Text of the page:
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Joint work between Collective Voice, the NHS and PHE to improve clinical responses to drug-related deaths

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Collective Voice believes that the most significant challenge facing the drug treatment and recovery system today is responding to the health needs of an ageing and increasingly vulnerable population. Moreover, that response must be formed in the context of declining resources and a fragmented delivery landscape.

The increasing fragility of the ageing cohort of heroin users who began their drug use up to 30 years ago has been highlighted by the Office of National Statistics (ONS) and Public Health England (PHE) as the main driver of the recent dramatic rise in drug-related deaths. These deaths, troubling though they are, represent only a fraction of the deaths among service users that Collective Voice members and colleagues in the NHS are witnessing. Given that being in treatment is demonstrated by the evidence to be a protective factor, the rise in deaths among the 40% of heroin users outside the treatment system is likely to be even higher.

As providers of drug treatment services, we have a moral duty to examine and recast our own practice to minimise early deaths. As a campaigning body we have a duty to use our influence to reshape how services are commissioned, resourced and delivered to maximise our positive impact on outcomes.

Collective Voice has therefore come together with NHS providers and PHE to identify a shared agenda that can help minimise deaths. Two broad strands of activity will be undertaken focusing on improving internal clinical practice, and campaigning with others to improve the external environment.

With support from PHE, Collective Voice and NHS drug and alcohol providers will produce a shared Statement of Practice Principles which will:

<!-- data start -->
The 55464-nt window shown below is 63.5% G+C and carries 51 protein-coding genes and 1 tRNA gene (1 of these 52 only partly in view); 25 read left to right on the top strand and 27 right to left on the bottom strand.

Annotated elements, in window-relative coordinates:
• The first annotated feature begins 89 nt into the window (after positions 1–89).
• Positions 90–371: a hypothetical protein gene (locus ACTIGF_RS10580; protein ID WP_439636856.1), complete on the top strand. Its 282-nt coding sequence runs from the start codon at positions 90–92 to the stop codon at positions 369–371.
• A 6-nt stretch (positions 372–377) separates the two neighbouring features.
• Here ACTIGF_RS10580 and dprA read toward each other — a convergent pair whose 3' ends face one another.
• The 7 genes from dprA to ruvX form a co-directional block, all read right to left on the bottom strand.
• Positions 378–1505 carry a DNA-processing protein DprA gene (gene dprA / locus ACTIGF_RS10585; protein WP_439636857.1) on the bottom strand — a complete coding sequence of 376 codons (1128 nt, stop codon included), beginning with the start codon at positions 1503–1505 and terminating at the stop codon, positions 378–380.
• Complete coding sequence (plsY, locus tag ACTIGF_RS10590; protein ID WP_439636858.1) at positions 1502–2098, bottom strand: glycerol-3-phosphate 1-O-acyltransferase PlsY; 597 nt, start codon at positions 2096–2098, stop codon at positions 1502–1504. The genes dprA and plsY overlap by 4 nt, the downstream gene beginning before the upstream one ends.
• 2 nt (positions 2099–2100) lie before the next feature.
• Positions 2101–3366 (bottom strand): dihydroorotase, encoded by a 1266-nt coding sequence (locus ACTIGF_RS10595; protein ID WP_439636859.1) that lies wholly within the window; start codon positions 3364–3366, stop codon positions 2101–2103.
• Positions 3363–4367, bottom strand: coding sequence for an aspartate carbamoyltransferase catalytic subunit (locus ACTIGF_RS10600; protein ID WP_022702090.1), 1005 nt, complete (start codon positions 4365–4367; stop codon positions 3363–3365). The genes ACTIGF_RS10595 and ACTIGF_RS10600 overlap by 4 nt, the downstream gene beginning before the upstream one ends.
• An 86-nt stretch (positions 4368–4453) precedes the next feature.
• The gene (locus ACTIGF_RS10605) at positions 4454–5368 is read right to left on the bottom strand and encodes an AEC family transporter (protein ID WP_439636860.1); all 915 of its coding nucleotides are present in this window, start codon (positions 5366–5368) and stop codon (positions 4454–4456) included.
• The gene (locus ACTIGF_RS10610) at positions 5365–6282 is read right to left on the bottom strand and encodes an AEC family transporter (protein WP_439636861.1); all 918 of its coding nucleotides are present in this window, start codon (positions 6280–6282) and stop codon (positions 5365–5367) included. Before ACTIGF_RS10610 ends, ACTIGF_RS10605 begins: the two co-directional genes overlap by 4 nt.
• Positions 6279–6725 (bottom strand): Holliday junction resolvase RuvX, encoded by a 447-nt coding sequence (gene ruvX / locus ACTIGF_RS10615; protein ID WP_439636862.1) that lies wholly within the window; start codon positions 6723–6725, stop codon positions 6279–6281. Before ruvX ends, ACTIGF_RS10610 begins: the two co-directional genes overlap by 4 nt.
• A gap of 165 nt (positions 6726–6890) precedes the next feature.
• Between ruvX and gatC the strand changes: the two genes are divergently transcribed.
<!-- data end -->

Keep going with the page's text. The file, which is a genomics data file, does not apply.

• Develop and share management information systems able to routinely identify those most at risk of overdose and target resources accordingly.
  • Publish a guide to interventions which draws on each organisation’s clinical expertise and experience to delineate practice which minimises risk of overdose. Including access to naloxone.
  • Reframe clinical practice with all service users to prioritise their physical and mental health needs, and identify how these will be met.
  • Align these interventions with the newly emerging Clinical Guidelines to ensure that good practice to promote recovery does not put patients at risk. Equally we will ensure that concern about drug-related deaths does not create a risk averse clinical culture in which service users’ legitimate ambitions for recovery are thwarted.
  • Identify opportunities to target and engage dependent users who are currently outside the treatment system.


Vital though it is to ensure that the practice of drug and alcohol providers is the best it can be, deaths will almost certainly continue to rise unless the NHS significantly improves its response to this population.

Collective Voice will therefore seek to work with allies to influence the wider system in the following ways:

  • The current system is fragmented and inefficient. It locates responsibility for commissioning drug and alcohol treatment in the community with Local Authorities, while service users’ physical and mental health needs are met by CCGs, and prison services are separately commissioned by NHS England. The current system needs to be replaced with an integrated system able to ensure continuity of care between prison and community and respond in a timely fashion to the physical and mental health care needs of a challenging population all too often marginalised and underserved by a resistant NHS.
  • Challenge disinvestment by Local Authorities, which risks undermining the system’s capacity to deliver the aspirations of the government’s drug strategy and places unsustainable additional burdens on the NHS.
  • Promote greater transparency and accountability to ensure central government is sighted on the consequences for national policy of local decisions.


Work to progress the Statement of Practice Principles will run during the first half of 2017, with publication planned for the summer.  Seeking strategic change towards a better integrated system will be a priority for Collective Voice throughout 2017/18.

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Collective Voice is the national charity working to improve England’s drug and alcohol treatment and recovery systems